‘Football is nothing without fans’: How loving the beautiful game has evolved

What is a proper football fan? Well, there isn’t actually a definition of what makes you a proper fan, as we all consume ‘the beautiful game’ in many different ways…

Whether you are a hardcore following your team around the country every weekend or if you prefer to watch games from the comfort of your own home, you still play a part in supporting your club.

The love for the game will never change but being a fan has changed dramatically over the years.

“I could purchase a ticket anything from £1 to £1.50 depending on the game,” said Manchester City fan Andy Pratt, whose love affair with the Blues dates back to the 1970s.

“If you could afford to pay up front, then the League match book ticket was the best option, but I could easily have a day out at the football for anything from £5.00 to £10.00, which would include food and transport.”

Fast forward to the last few years and you have had fans at loggerheads with clubs over ticket prices and especially those prices for travelling supporters.

Protests by fans led to the Premier League introducing a £30 price cap from the start of the 2016-2017 campaign, which was recently extended through to the completion of the 2021-2022 season.

(image courtesy of TIFOSY, with thanks)

The pressure from fans has also forced UEFA’s hand, as they had to cap their ticket prices: away fans are now charged €70 for Champions League games and €45 in the Europa League.

Despite fans challenging prices to be reduced, the demand to enter football stadia is still extremely high with Premier League stadiums being at least 91.6% full this season according to (see graph below)

This sentiment is echoed by Liverpool fan Ross Chandley.

“The demand is so high, it’s pretty much impossible for people to get hold of a ticket.”

As we have entered the digital era, those fans who aren’t able to purchase a ticket for a matchday or choose to watch matches on television, have a plethora of football to engage with.

This season Sky Sports, BT Sport and, for the first time ever Amazon Prime, announced that they would showcase 200 matches between them, a move which has seen matches on live TV most, if not every day of the week.

Definitely an added bonus for fans and a much-changed line-up from years gone by.

In the past, fans would only have Match of the Day or the Football League equivalent on a Saturday night to absorb the highlights.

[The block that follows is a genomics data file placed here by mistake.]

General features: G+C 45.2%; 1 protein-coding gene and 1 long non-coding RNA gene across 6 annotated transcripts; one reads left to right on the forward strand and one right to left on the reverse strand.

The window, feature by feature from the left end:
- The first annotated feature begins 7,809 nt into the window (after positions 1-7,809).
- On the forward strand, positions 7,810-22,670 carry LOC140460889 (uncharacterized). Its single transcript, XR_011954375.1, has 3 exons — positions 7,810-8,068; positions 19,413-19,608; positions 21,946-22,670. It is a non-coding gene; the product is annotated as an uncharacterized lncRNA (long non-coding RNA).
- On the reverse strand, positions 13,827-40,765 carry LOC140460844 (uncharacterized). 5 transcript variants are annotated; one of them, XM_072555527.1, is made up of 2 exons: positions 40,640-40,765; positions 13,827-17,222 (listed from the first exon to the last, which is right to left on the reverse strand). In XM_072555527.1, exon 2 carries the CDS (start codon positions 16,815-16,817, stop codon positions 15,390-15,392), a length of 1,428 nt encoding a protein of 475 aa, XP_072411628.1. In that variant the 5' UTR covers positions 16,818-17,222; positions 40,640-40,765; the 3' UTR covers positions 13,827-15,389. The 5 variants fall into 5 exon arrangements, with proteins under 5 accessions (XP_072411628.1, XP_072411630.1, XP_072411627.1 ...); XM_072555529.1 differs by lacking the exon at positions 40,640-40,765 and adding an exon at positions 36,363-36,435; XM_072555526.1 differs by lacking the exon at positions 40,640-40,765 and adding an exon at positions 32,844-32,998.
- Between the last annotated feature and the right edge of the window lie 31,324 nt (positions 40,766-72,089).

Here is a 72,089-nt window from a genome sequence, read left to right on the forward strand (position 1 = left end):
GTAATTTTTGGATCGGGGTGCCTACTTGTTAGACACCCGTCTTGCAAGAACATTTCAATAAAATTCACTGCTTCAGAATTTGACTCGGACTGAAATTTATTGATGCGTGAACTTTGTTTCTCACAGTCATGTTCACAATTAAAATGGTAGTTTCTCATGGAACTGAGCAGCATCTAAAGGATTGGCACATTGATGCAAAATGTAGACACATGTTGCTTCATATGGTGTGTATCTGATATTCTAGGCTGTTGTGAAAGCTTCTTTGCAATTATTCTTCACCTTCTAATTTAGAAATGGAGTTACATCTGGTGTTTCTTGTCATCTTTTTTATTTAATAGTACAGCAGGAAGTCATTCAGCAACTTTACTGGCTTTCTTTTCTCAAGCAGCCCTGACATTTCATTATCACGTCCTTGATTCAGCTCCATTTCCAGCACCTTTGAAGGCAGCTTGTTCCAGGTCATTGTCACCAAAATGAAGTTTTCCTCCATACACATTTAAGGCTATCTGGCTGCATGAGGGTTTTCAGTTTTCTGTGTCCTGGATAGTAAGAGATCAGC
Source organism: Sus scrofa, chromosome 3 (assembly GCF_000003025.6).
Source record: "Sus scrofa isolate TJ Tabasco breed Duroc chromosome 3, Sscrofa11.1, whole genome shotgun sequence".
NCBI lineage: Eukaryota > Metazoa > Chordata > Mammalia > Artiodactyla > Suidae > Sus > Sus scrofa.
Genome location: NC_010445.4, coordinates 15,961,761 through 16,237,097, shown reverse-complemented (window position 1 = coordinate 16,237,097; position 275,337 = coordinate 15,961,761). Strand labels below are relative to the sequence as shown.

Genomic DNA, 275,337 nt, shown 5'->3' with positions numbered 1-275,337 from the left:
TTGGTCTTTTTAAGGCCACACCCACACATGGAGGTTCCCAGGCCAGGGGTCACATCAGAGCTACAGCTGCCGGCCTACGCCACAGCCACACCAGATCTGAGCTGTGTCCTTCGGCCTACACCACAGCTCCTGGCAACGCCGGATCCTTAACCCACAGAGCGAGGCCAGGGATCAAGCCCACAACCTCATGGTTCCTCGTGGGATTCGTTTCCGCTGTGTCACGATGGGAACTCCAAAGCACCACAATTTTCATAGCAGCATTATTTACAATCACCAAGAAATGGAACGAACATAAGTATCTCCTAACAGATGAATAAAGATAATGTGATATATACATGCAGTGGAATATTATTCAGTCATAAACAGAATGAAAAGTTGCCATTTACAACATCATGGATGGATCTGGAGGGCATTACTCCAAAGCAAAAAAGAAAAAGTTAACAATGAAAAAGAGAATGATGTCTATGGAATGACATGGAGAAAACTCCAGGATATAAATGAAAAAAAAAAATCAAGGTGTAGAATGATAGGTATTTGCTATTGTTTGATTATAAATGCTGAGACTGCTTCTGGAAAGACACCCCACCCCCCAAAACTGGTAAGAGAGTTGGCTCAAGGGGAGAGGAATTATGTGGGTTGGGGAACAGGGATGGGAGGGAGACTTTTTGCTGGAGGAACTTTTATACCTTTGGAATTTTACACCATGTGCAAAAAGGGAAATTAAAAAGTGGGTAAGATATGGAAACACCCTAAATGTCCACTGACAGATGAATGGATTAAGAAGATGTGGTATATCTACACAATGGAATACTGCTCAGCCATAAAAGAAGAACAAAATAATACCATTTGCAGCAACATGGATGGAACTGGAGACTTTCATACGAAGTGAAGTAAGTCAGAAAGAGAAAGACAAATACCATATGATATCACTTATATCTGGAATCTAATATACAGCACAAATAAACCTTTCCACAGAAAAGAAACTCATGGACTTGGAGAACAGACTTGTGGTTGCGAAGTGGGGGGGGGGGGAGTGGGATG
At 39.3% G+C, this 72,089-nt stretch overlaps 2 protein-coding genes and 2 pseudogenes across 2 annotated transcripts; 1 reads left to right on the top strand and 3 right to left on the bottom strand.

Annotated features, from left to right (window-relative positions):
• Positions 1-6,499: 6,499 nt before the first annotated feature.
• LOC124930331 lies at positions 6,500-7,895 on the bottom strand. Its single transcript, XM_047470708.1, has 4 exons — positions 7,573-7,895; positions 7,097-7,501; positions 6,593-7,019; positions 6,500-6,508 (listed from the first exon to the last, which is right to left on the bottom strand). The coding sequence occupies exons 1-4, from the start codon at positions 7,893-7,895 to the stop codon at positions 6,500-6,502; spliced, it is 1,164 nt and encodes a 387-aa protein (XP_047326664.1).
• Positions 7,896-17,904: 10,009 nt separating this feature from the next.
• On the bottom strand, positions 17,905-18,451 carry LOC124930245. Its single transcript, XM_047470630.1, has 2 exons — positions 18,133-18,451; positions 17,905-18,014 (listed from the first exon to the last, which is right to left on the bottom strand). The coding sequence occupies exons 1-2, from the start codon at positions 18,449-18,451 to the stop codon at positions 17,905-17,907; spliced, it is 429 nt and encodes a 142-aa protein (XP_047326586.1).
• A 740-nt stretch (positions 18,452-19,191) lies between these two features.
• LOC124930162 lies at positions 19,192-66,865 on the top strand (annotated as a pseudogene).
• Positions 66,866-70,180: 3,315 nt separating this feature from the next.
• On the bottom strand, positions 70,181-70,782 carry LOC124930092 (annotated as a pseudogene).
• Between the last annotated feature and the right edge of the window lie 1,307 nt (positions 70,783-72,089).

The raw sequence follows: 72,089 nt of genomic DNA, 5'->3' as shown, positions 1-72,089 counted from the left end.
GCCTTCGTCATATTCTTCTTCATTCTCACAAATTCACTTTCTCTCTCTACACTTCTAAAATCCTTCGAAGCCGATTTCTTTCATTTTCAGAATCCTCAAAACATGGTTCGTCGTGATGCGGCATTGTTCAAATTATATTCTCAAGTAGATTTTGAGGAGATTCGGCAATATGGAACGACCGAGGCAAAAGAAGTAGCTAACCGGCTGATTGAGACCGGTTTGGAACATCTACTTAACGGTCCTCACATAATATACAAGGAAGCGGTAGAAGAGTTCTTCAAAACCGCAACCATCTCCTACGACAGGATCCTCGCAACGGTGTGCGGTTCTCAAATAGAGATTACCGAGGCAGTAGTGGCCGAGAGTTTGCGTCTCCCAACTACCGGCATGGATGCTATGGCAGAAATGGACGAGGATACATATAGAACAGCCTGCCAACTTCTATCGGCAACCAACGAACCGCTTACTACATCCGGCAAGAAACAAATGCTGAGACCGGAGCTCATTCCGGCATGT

Both Sky Sports and BT Sport have been in the sports market for a number of years and have shown the majority of live games this season, but Amazon’s introduction saw them pencil in 20 games to show.


According to founder and CEO of Amazon Jeff Bezos, the company now has more than 150 million paid Prime members around the world, giving the Premier League added exposure to a new audience.

While it’s another platform to pay for, even in its introduction fans are looking at it being the future.

“I think the idea of streaming games and the content in which Amazon Prime provided us with over Xmas and New Year is the way to go,” said Chandley.

The Premier League has not only opened a new online audience through Amazon Prime, but its clubs have also been working on its relationships with countries overseas for many years via social media.

Clubs have their main accounts but have also introduced accounts in other languages to communicate and provide news for their supporters who live abroad.

‘TWITTER ADDICT’: Cliftonville fan Josh Bunting is one of many fans who source their football news from social media, an ever-rising trend

Social media has become a powerhouse in football, as it allows clubs and media companies alike to provide instant news to their followers and these platforms have become highly popular amongst fans.

“I get most of my news on Twitter, I’m addicted to Twitter so that’s where I go to search for my football news,” said Cliftonville fan Josh Bunting.

“If I can’t find what I am looking for there I will go on Sky or BBC.”

News consumption has changed over the years, long gone are the days where you would have to wait for the next day’s newspaper to find out the goings-on, now we’re in an era where people want and expect news instantly.

As well as being a news source, these platforms have given fans a voice and you can bet that come 5pm on a Saturday afternoon, newsfeeds everywhere are filled up with fans voicing their opinions on the match they’ve been to watch or seen on television.

The game has evolved and continues to evolve year on year, both on and off the field, but one thing is for certain.

In the words of Jock Stein: “Football is nothing without fans.”

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